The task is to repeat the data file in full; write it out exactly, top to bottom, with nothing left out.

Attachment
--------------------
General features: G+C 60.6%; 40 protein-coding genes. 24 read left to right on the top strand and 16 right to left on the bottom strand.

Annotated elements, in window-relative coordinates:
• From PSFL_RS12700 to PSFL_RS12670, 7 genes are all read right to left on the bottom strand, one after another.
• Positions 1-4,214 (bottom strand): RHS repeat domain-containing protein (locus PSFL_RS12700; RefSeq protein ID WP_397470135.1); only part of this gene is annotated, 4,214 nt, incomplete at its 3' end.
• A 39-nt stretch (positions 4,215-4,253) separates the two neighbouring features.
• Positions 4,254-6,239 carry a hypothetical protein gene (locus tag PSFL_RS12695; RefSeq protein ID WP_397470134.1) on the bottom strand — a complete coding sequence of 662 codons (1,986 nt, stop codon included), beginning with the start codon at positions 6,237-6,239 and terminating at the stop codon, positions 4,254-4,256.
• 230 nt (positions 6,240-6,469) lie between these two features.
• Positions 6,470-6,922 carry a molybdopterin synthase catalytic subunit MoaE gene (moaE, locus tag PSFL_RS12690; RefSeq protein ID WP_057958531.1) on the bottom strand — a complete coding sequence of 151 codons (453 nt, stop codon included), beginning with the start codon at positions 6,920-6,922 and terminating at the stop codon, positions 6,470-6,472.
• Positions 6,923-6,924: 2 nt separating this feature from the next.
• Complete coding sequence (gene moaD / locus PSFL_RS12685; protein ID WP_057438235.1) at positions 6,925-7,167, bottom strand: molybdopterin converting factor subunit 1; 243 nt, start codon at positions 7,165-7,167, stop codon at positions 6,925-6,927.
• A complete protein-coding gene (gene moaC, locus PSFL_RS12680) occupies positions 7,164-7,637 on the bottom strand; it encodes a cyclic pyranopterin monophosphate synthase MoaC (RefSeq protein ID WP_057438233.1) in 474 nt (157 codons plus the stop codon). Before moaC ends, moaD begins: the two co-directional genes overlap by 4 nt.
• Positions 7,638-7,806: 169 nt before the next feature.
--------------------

General features: G+C 60.6%; 40 protein-coding genes. 24 read left to right on the top strand and 16 right to left on the bottom strand.

Annotated elements, in window-relative coordinates:
• From PSFL_RS12700 to PSFL_RS12670, 7 genes are all read right to left on the bottom strand, one after another.
• Positions 1-4,214 (bottom strand): RHS repeat domain-containing protein (locus PSFL_RS12700; RefSeq protein ID WP_397470135.1); only part of this gene is annotated, 4,214 nt, incomplete at its 3' end.
• A 39-nt stretch (positions 4,215-4,253) separates the two neighbouring features.
• Positions 4,254-6,239 carry a hypothetical protein gene (locus tag PSFL_RS12695; RefSeq protein ID WP_397470134.1) on the bottom strand — a complete coding sequence of 662 codons (1,986 nt, stop codon included), beginning with the start codon at positions 6,237-6,239 and terminating at the stop codon, positions 4,254-4,256.
• 230 nt (positions 6,240-6,469) lie between these two features.
• Positions 6,470-6,922 carry a molybdopterin synthase catalytic subunit MoaE gene (moaE, locus tag PSFL_RS12690; RefSeq protein ID WP_057958531.1) on the bottom strand — a complete coding sequence of 151 codons (453 nt, stop codon included), beginning with the start codon at positions 6,920-6,922 and terminating at the stop codon, positions 6,470-6,472.
• Positions 6,923-6,924: 2 nt separating this feature from the next.
• Complete coding sequence (gene moaD / locus PSFL_RS12685; protein ID WP_057438235.1) at positions 6,925-7,167, bottom strand: molybdopterin converting factor subunit 1; 243 nt, start codon at positions 7,165-7,167, stop codon at positions 6,925-6,927.
• A complete protein-coding gene (gene moaC, locus PSFL_RS12680) occupies positions 7,164-7,637 on the bottom strand; it encodes a cyclic pyranopterin monophosphate synthase MoaC (RefSeq protein ID WP_057438233.1) in 474 nt (157 codons plus the stop codon). Before moaC ends, moaD begins: the two co-directional genes overlap by 4 nt.
• Positions 7,638-7,806: 169 nt before the next feature.